Robert Chiegil, FHI 360’s former country director in Nigeria, noted that the survey required high levels of support and collaboration from thousands of residents and the state government. He said, “A survey where more than 4,000 households and 15,000 individuals were sampled is no small task. The results of this survey will give Akwa Ibom State the accurate and precise data it needs to guide the scale-up of prevention and treatment services and to determine unmet needs.”

Akwa Ibom is among the first states to administer the AIDS Indicator Survey in Nigeria and the first to disseminate its findings. The government will use the lessons learned from conducting the survey to guide planning for HIV control programs and conduct a national, population-based, HIV indicator and impact assessment.

Photo credit: Seun Asala/FHI 360

Integrated Humanitarian Assistance for Internally Displaced Persons in Dikwa Local Government Area, Borno State, Northeast Nigeria (IHAP)


FHI 360 is creating integrated solutions to meet critical needs through the Integrated Humanitarian Assistance for Internally Displaced Persons in Dikwa Local Government Area, Borno State, Northeast Nigeria project (IHAP).

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Education Technical Assistance and Support Services (EDTASS) Blanket Purchase Agreement (BPA)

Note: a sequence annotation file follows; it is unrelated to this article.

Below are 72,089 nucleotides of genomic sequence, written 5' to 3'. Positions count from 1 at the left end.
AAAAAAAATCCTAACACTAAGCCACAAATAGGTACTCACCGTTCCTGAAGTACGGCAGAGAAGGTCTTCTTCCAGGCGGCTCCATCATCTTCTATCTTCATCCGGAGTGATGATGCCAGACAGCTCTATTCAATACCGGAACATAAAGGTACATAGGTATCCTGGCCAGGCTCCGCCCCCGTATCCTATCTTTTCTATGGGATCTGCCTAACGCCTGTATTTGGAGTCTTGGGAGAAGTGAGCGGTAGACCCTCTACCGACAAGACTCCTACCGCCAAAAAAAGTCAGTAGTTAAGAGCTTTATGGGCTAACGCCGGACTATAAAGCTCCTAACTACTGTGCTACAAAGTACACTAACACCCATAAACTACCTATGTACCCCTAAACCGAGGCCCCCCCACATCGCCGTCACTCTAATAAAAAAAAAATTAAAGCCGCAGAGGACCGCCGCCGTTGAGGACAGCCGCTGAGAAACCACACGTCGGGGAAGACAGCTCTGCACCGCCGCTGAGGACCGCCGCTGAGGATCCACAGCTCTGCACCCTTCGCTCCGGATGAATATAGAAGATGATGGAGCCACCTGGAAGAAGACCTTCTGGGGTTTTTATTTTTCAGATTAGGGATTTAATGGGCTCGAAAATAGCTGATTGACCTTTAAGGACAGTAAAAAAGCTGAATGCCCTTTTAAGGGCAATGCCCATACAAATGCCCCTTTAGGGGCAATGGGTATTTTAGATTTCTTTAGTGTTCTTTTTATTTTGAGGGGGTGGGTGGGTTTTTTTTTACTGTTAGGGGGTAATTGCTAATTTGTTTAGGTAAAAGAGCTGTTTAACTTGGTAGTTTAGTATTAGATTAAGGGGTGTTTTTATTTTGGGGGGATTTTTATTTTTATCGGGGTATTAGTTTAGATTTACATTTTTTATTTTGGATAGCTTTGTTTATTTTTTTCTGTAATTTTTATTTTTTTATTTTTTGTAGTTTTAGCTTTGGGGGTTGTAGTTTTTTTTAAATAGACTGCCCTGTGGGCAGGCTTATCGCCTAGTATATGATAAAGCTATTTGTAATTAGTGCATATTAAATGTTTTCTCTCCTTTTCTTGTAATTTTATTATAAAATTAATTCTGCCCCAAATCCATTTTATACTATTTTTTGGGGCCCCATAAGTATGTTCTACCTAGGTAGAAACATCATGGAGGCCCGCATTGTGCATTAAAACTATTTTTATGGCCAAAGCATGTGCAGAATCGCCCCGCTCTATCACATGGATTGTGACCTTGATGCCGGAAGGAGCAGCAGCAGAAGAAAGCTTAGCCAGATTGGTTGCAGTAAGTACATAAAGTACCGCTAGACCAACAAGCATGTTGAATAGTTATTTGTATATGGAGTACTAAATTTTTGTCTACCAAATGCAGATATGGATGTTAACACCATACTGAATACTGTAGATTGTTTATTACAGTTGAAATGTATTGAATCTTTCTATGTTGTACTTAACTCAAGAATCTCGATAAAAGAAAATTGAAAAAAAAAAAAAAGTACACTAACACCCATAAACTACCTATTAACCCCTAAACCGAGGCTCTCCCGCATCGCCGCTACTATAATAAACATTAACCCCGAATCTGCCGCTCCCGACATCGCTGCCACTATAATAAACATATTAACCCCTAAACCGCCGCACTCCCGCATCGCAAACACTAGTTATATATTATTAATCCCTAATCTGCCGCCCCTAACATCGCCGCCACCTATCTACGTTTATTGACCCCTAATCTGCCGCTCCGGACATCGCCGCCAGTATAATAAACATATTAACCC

Education Technical Assistance and Support Services (EDTASS) is a blanket purchase agreement that provides the U.S. Department of Education with technical assistance and support services across a range of activities that are essential to ensuring the success of their grant programs.

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FANTA knowledge sharing and dissemination event

August 25, 2017

The Food and Nutrition Technical Assistance III Project (FANTA), funded by the U.S. Agency for International Development (USAID), is hosting an event to share key information from this cross-cutting project. The FANTA Knowledge Sharing and Dissemination Event is on September 6, from 8:30 a.m.–4:30 p.m. at FHI 360’s Conference Center, 1825 Connecticut Avenue, NW, Washington, DC.

Thought leaders and technical staff will discuss FANTA’s multisectoral nutrition activities and innovations over the last six years and highlight the impact of these initiatives at the global, country and community levels.

For more than 15 years, FANTA has worked to improve the health and well-being of vulnerable individuals, families and communities in developing countries by strengthening food security and nutrition policies, programs and systems. The project provides comprehensive technical support to USAID and its partners, including host country governments, international organizations and nongovernmental organizations. FANTA works at both the country and global levels, supporting the design and implementation of programs in focus countries and building on field experience to strengthen the global evidence base, methods and standards for food security and nutrition programming.